Iringa, Tanzania: (Day 9) Dec-19-2013

I can't believe I've been gone for nearly two weeks--It's gone by quickly.  I could not sleep well last night--I woke up at 3:30.  My efforts to go back to sleep were unsuccessful.  I finally just got out of bed and took a shower at 4:30--with the help of my handy headlamp of course.  Bugs were kinda intense on my walk to the shower-house so I doubled back to grab a shirt--my H&M v-neck if you must know.

There were no lights in the shower-house,or anywhere else on camp for that matter.  I later found out that the electricity was turned off over night until 5:00am when it was then turned back on.  The shower-house was almost completely dark, only lit up by the waning moon.  I saw some moving shadows along the walls and took another step into the bathroom, still not in the shower yet.  I flipped my torch light from the diffuse flood setting to the stronger spotlight setting.  I scanned the shower and it looked devoid of life, mostly.  There was a beetle the size of a silver dollar scurrying along the ground and it freaked the hell out of me.  I shoed it out of the shower--trying to avoid contact with the damn bugger--while taking a leap into the shower while wearing my "Orthoheal" thongs.

The water was cold.  There was nowhere to place my shirt, towel, or soap, and the shower nozzle fell off--as the nozzle fell to the ground so did my hopes in getting any pleasure from this obligatory bathing ritual I must perform--for the sake of everyone else.  There I was in a dingy and dark shower when a recurring thought popped into my head, "Scott, why on Earth do you put yourself through this?  Yes, you are doused in bug spray, have been sweating profusely for 40 of the last 48 hours, and continue to wear clothing that has weathered all of Africa's grime, but it is worth it"?

Expression Used in Africa (see definition below)

T.I.A. - This is Africa
In Africa, there's a saying "TIA" meaning "This Is Africa" - the terms is typically used when tourists from western countries visit Africa and experience power shut downs, old technology etc.

I ended up showering...shockingly the water got colder the longer I showered--it was as though even the heavenly shower gods were preventing me from enjoying my shower.  I've gotten so accustomed to the horrible BO from all the Africans that I didn't even notice the smells in that bathroom.  I brushed my teeth and plugged in my tablet to charge...though it really wouldn't charge for a while as the electricity still hadn't been switched on.

Back in my room I packed by headlamp.  Packed for the 12+hr day of driving and then loaded the truck with my stuff.  Godfrey was up prepping breakfast and lunch--it was ~5:10 at this point.  I took my camera and walked towards the beach for some sunrise pictures.  It was nice being alone for once.  This tour is a bit different than all of the other tours I've taken in that I get very little alone time here.  So much of our time is traveling on the bus and prepping meals together.  It's really the only way to do Africa though.  This is probably the only part of the world where traveling alone is close to impossible (maybe not impossible, but it would surely suck pretty badly).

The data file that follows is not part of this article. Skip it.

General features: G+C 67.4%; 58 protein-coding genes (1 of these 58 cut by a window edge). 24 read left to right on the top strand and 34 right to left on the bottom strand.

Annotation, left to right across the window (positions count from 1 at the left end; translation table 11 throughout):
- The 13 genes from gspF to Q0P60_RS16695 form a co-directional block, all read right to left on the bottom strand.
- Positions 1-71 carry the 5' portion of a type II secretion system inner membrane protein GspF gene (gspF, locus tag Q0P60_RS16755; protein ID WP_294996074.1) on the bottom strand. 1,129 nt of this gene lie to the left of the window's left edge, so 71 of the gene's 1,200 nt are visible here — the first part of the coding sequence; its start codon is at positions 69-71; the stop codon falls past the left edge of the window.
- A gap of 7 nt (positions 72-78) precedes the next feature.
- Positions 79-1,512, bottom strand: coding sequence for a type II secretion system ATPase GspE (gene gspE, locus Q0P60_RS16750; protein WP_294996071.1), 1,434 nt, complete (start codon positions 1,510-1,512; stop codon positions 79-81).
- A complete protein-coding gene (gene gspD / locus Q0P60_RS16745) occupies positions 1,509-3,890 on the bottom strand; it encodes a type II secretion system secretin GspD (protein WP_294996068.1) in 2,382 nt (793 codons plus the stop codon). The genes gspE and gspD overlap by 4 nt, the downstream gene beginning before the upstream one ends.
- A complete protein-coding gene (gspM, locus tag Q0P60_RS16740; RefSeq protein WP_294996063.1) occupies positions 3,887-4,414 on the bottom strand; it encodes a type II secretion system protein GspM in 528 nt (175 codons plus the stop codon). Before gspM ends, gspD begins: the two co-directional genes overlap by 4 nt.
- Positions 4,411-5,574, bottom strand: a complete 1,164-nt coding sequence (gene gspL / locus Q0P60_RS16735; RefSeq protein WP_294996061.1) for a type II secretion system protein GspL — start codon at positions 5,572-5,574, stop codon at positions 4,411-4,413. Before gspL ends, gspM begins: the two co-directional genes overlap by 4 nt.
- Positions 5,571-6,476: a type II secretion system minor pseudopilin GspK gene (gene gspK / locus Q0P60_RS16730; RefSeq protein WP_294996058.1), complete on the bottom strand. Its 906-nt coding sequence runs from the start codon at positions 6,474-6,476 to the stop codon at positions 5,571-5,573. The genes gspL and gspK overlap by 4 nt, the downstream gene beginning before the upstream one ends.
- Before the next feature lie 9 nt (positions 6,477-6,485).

Sunrise over Lake Malawi, Chitimba, Malawi
Watching the Sunrise Over the Norther Part of Lake Malawi, Chitimba, Malawi 

I had a small bowel of corn flakes and a piece of bread with peanut butter.  I had cut up a banana on the bread and peanut butter, obviously!  We all had to pack our lunches for the day as we weren't much ground to cover today for that luxury.  In addition to traveling 650 km on poorly paved roads we will be going through immigration to leave Malawi and enter Tanzania.  Our clocks move ahead an hour while in Tanzania and Kenya so now I am 8 hours ahead of my friends and family back home in the States.

A Dugout Canoe, Chitimba, Malawi
Tonight we are staying at Kisolanza Farm in Iringa, Tanzania.  We're told there will be no electricity of any sort and to expect the worst from Tanzanian accommodations--welcome to East Africa.  Godfrey warns us that the Maasai won't eat fish, chicken, fruit, or vegetables and that they will only eat beef, goat, and cow blood.  We are eating at a nearby Maasai Restaurant tonight--Sounds awesome, I can't wait!

Right now,we're driving through the rift valley, passing a small fishing village in Northern Malawi.  There are several dozen small paddle boats in the lake just floating there with nobody in them.  I am told the boats are there to dry out the fish.

When we got to the Malawi/Tanzania border we had to get out of the truck to stamp out of the country.  The smell of BO was just as bad as everywhere else in Africa.  Though being in such a confined place just made it more noticeable.  The overall process was unnaturally slow and inefficient.  After I had my passport stamped and was making my way back to the bus I was called back by the women who had stamped my passport.  She thought she had made a mistake, but everything was ok.

Getting into Tanzania was a different story.  There was a mess of cars trying to get in, all in a jumble following what looked like a single file line.  The heat was unbearable and now that we were stopped, which meant no breeze, it was a sauna inside.  Beads of sweat shortly turned into buckets.  We all gave Godfrey our money for visas and our passports.  He had taken all of our documents in to the immigration office to speed up the process, but over an hour passed before we got any word.  Finally we got our passports back and we crossed into Tanzania, but just a bit.  The power is out at the immigration office and they need to photocopy some documents pertaining to our truck so we are waiting for them to start a generator to operate the copy machine.

I am sitting in the back of the bus today and have had the sun on me all morning.  What a great day--the longest day--to be stuck in back.  Everyone is eating snacks (sweet fruit, candy, and sodas) and our garbage is directly behind me--The flies are molesting me.